Powell ruled that Social Security benefits give rise to a property right, which means that procedural due process protections apply. However, he found that a pre-termination hearing is not necessary, a surprising result in view of the Court’s decision in Goldberg v. Kelly (1970), which found that a pre-termination hearing was required before the termination of welfare benefits. Powell refined the analysis in the Goldberg opinion, identifying the three main factors that courts should consider in cases involving procedural due process. First, they must determine the strength of the individual interest in retaining property and the degree to which the individual would be harmed by being deprived of it. Courts then should consider the strength of the government interest in the efficient resolution of disputes and the smooth operation of the administrative process, as well as any other government interests that might be implicated. The final factor to weigh is the risk of error under the current procedures and the extent to which additional procedures might reduce the risk of error.


  • William Joseph Brennan, Jr. (Author)
  • Thurgood Marshall

It is worth noting that Brennan wrote the majority opinion in Goldberg, which articulated a broader understanding of individual rights under procedural due process.


U.S. Supreme Court

Mathews v. Eldridge, 424 U.S. 319 (1976)

Mathews v. Eldridge

No. 74-204

Argued October 6, 1975

Decided February 24, 1976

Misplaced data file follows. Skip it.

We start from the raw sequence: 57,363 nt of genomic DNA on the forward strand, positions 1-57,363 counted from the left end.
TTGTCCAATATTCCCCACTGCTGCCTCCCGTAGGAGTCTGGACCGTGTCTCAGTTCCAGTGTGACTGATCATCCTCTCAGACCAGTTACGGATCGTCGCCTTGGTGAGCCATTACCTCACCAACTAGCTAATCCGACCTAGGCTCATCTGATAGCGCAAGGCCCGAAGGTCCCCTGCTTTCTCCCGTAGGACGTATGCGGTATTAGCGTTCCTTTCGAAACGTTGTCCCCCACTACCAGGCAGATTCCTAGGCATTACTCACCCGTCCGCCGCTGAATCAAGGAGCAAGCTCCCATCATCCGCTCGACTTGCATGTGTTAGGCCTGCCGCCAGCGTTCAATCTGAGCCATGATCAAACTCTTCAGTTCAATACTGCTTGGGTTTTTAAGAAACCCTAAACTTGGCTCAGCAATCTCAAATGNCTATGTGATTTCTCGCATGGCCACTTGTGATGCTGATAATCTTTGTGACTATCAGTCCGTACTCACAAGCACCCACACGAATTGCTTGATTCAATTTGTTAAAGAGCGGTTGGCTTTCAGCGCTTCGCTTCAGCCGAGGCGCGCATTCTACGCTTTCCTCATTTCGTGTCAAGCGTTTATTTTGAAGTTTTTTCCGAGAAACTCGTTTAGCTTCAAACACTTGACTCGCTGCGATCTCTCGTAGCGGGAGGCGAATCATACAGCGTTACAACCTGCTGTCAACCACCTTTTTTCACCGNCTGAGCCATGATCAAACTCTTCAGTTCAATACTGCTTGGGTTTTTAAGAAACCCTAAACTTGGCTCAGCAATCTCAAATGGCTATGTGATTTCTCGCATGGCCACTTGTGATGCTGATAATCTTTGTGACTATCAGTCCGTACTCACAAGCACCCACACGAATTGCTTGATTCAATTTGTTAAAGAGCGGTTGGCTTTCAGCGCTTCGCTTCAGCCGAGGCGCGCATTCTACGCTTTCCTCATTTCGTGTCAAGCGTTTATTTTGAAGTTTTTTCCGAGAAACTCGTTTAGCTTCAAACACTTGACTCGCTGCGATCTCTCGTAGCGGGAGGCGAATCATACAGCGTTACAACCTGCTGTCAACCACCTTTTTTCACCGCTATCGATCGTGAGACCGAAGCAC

424 U.S. 319



In order to establish initial and continued entitlement to disability benefits under the Social Security Act (Act), a worker must demonstrate that, inter alia, he is unable “to engage in any substantial gainful activity by reason of any medically determinable physical or mental impairment. . . .” The worker bears the continuing burden of showing, by means of “medically acceptable . . . techniques” that his impairment is of such severity that he cannot perform his previous work or any other kind of gainful work. A state agency makes the continuing assessment of the worker’s eligibility for benefits, obtaining information from the worker and his sources of medical treatment. The agency may arrange for an independent medical examination to resolve conflicting information. If the agency’s tentative assessment of the beneficiary’s condition differs from his own, the beneficiary is informed that his benefits may be terminated, is provided a summary of the evidence, and afforded an opportunity to review the agency’s evidence. The state agency then makes a final determination, which is reviewed by the Social Security Administration (SSA). If the SSA accepts the agency determination, it gives written notification to the beneficiary of the reasons for the decision and of his right to de novo state agency reconsideration. Upon acceptance by the SSA, benefits are terminated effective two months after the month in which recovery is found to have occurred. If, after reconsideration by the state agency and SSA review, the decision remains adverse to the recipient, he is notified of his right to an evidentiary hearing before an SSA administrative law judge. If an adverse decision results, the recipient may request discretionary review by the SSA Appeals Council, and finally may obtain judicial review. If it is determined after benefits are terminated that the claimant’s disability extended beyond the date of cessation initially established, he is entitled to retroactive payments. Retroactive adjustments are also made for overpayments. A few years after respondent was first awarded disability benefits, he received and completed a questionnaire

Page 424 U. S. 320